leave more descendants than other
individuals, just by chance.
• Over time, chance can cause an allele to
become common in a population
Founder Effect
• A situation in which allele
frequencies change as a
result of the migration of a
small subgroup of a
population
• Fruit flies on Hawaiian
Islands
– All descended from the
same mainland, but
different habitats on
different islands now
have allele frequencies
that are different from
the original
Hardy-Weinberg principle
• Explains when no change takes place over time
• Allele frequency in a population will remain
constant unless one or more factors cause those
frequencies to change
– The situation in which allele frequency stays the same
is called genetic equilibrium
• 5 conditions
–
–
–
–
–
Random mating
Population is large
No mutations
No natural selection
No migration
Link between antibiotics and
evolution
• Antibiotics are used to kill bacteria.
• Many disease causing bacteria are evolving a
resistance to antibiotics
• How did this happen?
– One or two bacteria have a genetic mutation which
allows it to be unaffected by bacteria; reproduction
happens and eventually all bacteria have this resistance
• Could this be a problem?
16.3 Ideas
• Speciation-forming a new species
• Reproductive isolation can make it happen
– Cannot breed with their own kind and produce
fertile offspring
– 3 ways: behavioral, geographic, temporal
Behavioral isolation
• Individuals are able to reproduce but have
different reproductive strategies
• Can be important since it prevents one
species from mating with another
• Cheetahs have a certain mating behavior
that does not allow them to mate with other
cats like lions and leopards
• Eastern and western meadowlark have
different calling songs even though they are
in the same area
Geographic Isolation
• Barriers separate mating
• The Colorado River split and separated two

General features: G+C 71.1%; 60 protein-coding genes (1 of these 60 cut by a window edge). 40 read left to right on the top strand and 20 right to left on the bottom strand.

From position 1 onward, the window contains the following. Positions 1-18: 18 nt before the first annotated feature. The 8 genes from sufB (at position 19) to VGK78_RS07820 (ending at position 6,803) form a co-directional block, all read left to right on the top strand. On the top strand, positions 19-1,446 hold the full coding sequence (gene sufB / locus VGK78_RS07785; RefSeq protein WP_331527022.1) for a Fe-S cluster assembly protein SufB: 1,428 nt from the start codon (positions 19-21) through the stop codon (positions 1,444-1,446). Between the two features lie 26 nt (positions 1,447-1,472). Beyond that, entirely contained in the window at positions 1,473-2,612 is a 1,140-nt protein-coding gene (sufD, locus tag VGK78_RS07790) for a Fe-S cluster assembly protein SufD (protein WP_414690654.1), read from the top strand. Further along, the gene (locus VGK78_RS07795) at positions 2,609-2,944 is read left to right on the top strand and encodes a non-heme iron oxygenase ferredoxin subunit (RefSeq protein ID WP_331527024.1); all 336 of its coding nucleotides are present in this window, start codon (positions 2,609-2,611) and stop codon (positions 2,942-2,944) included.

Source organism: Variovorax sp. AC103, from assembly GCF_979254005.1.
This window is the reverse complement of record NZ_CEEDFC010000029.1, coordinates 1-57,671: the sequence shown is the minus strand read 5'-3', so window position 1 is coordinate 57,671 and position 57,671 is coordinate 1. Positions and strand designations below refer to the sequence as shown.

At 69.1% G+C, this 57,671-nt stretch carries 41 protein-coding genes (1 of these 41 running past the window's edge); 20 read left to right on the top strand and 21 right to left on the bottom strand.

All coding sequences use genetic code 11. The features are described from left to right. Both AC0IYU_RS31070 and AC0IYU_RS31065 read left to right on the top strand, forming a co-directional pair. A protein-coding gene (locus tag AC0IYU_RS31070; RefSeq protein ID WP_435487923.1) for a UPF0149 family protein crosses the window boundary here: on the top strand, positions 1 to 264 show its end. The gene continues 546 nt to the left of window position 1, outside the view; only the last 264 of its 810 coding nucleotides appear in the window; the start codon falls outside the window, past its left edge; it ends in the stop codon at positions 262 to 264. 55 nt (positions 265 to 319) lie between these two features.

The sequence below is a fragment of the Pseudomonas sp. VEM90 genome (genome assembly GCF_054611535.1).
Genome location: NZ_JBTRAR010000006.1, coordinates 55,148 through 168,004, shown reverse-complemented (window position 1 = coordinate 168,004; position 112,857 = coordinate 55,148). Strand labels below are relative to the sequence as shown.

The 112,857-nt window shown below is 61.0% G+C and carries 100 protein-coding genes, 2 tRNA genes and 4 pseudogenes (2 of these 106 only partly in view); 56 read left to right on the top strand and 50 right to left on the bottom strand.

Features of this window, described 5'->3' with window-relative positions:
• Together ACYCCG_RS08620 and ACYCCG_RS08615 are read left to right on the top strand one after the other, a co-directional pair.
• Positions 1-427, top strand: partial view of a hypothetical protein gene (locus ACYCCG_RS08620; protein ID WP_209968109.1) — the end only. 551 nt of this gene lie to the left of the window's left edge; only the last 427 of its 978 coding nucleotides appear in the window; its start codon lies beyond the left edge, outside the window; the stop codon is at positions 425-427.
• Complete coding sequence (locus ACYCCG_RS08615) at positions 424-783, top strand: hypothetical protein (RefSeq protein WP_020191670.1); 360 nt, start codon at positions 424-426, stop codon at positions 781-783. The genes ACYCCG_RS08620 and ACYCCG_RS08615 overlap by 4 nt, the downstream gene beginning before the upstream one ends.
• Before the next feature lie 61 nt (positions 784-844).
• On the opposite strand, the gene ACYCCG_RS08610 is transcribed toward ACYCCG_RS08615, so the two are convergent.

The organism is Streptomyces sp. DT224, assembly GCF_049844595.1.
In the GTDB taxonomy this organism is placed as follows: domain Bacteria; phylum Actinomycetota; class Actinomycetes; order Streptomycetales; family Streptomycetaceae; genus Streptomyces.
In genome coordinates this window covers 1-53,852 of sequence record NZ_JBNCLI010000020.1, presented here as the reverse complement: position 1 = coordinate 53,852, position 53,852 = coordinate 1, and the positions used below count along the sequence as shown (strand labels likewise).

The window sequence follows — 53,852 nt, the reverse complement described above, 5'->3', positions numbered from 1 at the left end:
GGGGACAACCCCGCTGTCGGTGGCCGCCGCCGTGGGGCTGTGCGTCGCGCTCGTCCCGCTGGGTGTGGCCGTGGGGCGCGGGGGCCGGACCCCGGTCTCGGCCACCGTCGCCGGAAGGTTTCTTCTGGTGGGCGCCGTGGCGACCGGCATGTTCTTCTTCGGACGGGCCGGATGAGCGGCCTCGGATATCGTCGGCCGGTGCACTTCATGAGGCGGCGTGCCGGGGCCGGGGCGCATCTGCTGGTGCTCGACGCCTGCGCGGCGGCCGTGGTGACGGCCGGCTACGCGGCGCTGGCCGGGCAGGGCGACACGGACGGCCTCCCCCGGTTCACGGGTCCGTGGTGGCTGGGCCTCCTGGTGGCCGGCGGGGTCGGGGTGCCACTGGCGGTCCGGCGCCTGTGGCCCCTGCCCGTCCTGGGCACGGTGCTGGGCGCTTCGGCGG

types of squirrels
– Abert squirrel and Kaibab squirrel are very
similar but have different fur colors
Temporal Isolation
• Species reproduce at different times
• Orchid species in the rainforest
• Rana aurora - breeds January - March
Rana boylii - breeds late March - May
Unique about Darwin’s birds
• They were all finches; he thought they were
robins, warbler, and blackbirds
• Assumptions:
– Differences in beak size and shape produce
different fitness that made natural selection take
place
– There must be enough heritable variation
Tests for variation and findings
• They caught individual birds
• Recorded which lived and which died
• Recorded anatomical characteristics (bell
shaped curve)
• Found there was tons of diversity amongst
inheritable traits
How and when do finches
specialize
• During rainy season, food is plentiful so
they are NOT picky
• When it is drier and food is scarce, they are
pickier
• Changes in food supply can make it take
place rapidly
– Directional selection
Turn to page 408
• Hypothesis A suggests that Lake 1 and 2 are
not related
• Hypothesis B suggests they are related
• Hypothesis A
Ways speciation occurs
• Founding of a new population
– Finches from South American mainland arrived
• Geographic Isolation
– Flew to a different island
• Changes in the gene pool
• Reproductive isolation
– Like finches with same beak size
• Ecological competition
Limitations
• No formation of a new species
Why care about evolution?
Understand things change and help us to
respond to these changes